Moving to the macro level - The mood music from both Madrid and Brussels continues to be that Spain has turned the corner and growth is imminent. Let's hope so but, so far, there's little real evidence of this. Especially if you're unemployed and your 2 years of benefit have run out.
Times have, of course, been austere for a while now and cuts have been made in various government services. But it was surprising - shocking even - to read that the biggest cuts to 2014 expenditure will be in healthcare, at 36%. This compares with just a 5% cut in total government expenditure. The Ministry of Industry, on the other hand, will see expenditure increase by 32%. I guess it makes sense to someone.
The ruling PP party, like all modern parties, is a broad church. Being right-of-centre in Spain, this means it must accommodate not only the Catholic Church but also the uber-Catholic organisation Opus Dei. And so it is that some of the reforms of the last PSOE 'socialist' government are being rolled back, most obviously in the highly emotional area of abortion. It was always inevitable that the Church would seek to (re)strengthen its hold on education and to see Religion given what it sees as its rightful place in the curriculum. And so it is that the government has, firstly, abolished the ('atheistic/communist') subject of Citizenship and Human rights from school syllabuses and, secondly, has restored Religion to full academic status. Having said that the PP party is a broad church, one does wonder whether, in fact it has any members who are centrist. Or even just-right-of-centrist. If so, they appear to be voice-less.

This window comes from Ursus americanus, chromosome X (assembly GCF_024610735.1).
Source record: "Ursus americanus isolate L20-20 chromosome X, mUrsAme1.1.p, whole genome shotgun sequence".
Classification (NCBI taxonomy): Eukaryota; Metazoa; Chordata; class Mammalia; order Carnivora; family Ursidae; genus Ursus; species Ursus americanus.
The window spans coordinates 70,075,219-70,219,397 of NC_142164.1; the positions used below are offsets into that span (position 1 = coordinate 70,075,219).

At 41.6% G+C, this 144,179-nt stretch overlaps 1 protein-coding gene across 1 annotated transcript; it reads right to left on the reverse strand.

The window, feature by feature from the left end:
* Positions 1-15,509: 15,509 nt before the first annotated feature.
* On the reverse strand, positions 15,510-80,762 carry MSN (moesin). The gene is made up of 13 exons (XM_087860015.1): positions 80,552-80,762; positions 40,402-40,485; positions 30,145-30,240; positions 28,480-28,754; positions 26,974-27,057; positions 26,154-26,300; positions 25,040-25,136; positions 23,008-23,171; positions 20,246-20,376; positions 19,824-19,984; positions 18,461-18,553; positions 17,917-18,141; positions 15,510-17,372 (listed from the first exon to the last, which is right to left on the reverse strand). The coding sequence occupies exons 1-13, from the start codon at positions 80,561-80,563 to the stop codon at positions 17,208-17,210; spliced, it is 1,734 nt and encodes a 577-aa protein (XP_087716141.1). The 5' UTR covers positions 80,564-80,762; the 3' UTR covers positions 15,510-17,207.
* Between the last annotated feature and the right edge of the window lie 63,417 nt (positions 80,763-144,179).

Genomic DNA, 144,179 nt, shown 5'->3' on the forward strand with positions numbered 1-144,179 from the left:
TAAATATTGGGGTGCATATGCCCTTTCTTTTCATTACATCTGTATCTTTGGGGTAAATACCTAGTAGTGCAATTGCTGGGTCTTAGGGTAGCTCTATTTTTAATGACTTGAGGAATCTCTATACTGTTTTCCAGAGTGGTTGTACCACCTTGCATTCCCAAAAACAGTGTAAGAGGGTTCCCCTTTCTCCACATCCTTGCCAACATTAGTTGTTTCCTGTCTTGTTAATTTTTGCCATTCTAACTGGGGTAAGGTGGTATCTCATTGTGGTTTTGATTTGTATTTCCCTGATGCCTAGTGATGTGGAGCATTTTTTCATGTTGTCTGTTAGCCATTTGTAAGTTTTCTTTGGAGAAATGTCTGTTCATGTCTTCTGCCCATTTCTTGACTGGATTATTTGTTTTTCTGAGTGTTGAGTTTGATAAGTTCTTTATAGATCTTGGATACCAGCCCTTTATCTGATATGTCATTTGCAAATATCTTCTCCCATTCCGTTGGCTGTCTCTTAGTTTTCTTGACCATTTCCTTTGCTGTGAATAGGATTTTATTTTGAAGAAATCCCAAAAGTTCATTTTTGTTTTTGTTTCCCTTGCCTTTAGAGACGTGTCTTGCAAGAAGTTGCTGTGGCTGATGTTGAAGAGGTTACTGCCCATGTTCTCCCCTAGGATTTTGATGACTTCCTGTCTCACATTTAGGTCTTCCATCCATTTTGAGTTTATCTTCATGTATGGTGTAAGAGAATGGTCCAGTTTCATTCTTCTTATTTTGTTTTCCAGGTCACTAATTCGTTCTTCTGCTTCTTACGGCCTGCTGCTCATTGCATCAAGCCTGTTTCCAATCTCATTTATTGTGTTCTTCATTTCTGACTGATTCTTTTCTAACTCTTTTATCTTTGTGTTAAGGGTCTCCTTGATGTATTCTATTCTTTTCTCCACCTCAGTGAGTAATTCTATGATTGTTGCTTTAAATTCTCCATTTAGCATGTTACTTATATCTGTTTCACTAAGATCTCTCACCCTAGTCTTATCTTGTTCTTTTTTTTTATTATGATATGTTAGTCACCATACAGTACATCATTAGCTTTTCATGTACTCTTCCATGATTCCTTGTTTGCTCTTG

I've mentioned that we have major roadworks on our side of the river and that the town planners are trying to divert traffic over a new bridge and away from them. The day before they started a spokesman said the works were scheduled for 2 months but admitted there'd be problems. Sure enough, Day 1 was pretty chaotic because - in this rainy part of Green Spain - no one thought that leaving the painting of signs until the last moment would risk not having them ready in time. The second problem was even bigger; during Days 1 and 2 there were plenty of police from different forces on hand to stop drivers using an objective-busting rat run up through my barrio. But they gave up on Day 3 and now this is the equivalent of an autopista. And the new bridge remains as unused as ever. Which is fine by me, as it's my own personal rat run. The best laid schemes of mice and men . . .
This is a must-see video of someone's worst nightmare. As Maria João Pires prepares to play a Mozart piano concerto with the Amsterdam Concertgebouw, she hears the orchestra start playing a different concerto. She panics a little but then, encouraged by a conductor who can hardly stop the music and let her get off, she calls on her phenomenal memory and ability to play the concerto she was totally unprepared for. What a work of art is (wo)man.
Talking about music . . . This is someone's idea of the best violin concerto. I googled this because my impression was that most, if not all, violin concertos were in a minor key. It turns out that 70% of these are. But the first 3 positions are taken by works in a major key. Actually all in D major. Does anyone know why the minor keys predominate?
1. Beethoven Violin Concerto in D Major, Op. 61
2. Brahms Violin Concerto in D Major, Op. 77
3. Tchaikovsky Violin Concerto in D Major, Op. 35
4. Saint Saëns Violin Concerto No. 3 in B minor, Op. 61
5. Mendelssohn Violin Concerto in B minor, Op. 64
6. Bruch Violin Concerto No. 1 in G Minor, Op. 26
7. Wieniawski Violin Concerto No. 1 in F# minor, Op. 14
8. Sibelius Violin Concerto in D Minor, Op. 47
9. Dvorak Violin Concerto in A Minor, Op. 53
10. Wieniawski Violin Concerto No. 2 in D minor, Op. 22